posted on Apr, 4 2019 @ 12:14 AM
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a reply to: OneBigMonkeyToo

www.moonviews.com...


Note: This website (moonviews.com) has not been regularly updated since 2014. Now that the project’s data has been submitted to NASA, this website will no longer be updated but will be maintained as an online archive of the LOIRP’s prior activities. Thank you for your interest in – and support of – our project.



PAGE 12 of the LO 3 image site : catalog.archives.gov... is where you will not find the image in question, why is that?
Lunar Orbiter 3 - FRAME 3130-H2 is missing from the site - as stated numerous times by me and shown clearly in the video - now you may not believe this, but you are wrong. If you can show me that actual image on the that would back up your claim (which is wrong).

Also providing me of the JPL site which hosted the file @500+mb.IMG (presumably - because no one can open it - why?) was great but as you and Armap both stated is corrupt and "has issues" - your own proof backs up my claim that it's very convenient this image cannot be seen in higher better quality.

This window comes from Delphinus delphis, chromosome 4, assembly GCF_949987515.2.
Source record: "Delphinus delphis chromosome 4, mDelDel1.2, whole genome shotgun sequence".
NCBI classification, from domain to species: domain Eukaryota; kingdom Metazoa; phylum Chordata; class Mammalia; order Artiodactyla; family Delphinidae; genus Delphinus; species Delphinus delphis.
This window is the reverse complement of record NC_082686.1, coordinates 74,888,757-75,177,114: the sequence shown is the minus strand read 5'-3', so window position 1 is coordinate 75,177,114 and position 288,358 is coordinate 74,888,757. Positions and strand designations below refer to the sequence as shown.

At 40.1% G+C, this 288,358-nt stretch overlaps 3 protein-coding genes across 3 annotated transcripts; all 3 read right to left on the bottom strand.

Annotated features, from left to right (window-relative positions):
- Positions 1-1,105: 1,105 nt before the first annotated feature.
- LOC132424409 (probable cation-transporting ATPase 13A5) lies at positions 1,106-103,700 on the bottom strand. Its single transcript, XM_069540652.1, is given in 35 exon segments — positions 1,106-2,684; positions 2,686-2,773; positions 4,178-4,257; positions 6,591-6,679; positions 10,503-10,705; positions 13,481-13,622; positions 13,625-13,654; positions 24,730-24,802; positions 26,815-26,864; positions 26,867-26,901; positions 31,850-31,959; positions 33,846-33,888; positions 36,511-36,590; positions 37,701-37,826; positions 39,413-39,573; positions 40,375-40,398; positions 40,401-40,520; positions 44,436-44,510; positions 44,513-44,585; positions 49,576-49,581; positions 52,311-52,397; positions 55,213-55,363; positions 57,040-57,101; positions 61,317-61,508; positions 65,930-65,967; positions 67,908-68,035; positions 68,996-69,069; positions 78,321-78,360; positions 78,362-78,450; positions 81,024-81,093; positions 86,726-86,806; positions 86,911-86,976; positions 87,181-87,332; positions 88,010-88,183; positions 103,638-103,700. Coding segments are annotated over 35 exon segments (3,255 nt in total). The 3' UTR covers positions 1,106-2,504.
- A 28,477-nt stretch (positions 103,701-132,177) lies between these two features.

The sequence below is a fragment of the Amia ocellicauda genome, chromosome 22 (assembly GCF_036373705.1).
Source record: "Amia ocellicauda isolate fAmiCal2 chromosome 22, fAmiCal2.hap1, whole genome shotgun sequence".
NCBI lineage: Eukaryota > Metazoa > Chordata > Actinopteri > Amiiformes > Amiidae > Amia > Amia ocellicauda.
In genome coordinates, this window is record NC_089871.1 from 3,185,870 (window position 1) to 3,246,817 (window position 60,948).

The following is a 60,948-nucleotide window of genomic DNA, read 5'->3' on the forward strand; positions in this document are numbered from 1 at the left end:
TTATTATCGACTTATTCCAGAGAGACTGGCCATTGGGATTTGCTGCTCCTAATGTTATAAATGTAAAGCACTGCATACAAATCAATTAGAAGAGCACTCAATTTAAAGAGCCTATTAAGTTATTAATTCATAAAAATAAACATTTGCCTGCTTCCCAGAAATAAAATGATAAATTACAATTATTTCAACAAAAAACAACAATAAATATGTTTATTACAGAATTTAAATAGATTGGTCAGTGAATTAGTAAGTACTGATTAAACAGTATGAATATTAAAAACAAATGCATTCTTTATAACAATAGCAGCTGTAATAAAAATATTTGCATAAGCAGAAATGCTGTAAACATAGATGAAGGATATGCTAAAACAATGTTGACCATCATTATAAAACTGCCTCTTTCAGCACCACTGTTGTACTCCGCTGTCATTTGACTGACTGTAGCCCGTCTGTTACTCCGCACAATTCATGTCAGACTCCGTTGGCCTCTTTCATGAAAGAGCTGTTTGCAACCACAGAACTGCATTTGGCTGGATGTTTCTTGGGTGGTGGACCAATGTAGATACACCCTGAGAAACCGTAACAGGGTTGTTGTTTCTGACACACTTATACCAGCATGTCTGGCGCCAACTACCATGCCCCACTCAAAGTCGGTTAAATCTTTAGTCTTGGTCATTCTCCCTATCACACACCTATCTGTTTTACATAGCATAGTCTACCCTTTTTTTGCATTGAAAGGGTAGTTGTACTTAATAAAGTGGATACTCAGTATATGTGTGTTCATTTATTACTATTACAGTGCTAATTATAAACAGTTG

The best quality of this image is still from Arizona SU where it still exists at this moment in time.

You show me one NASA publication you own (well I don't know that for sure because you have shown me a photo which anyone could just download off google images) and "buy" which along with many other official NASA publications I own and have owned since 2007. I guess mine was bigger than yours in that department


You seem very argumentative and angry at these simple facts. Can I ask who exactly you work for and your qualifications because you seem very protective of NASA and it's shenanigans?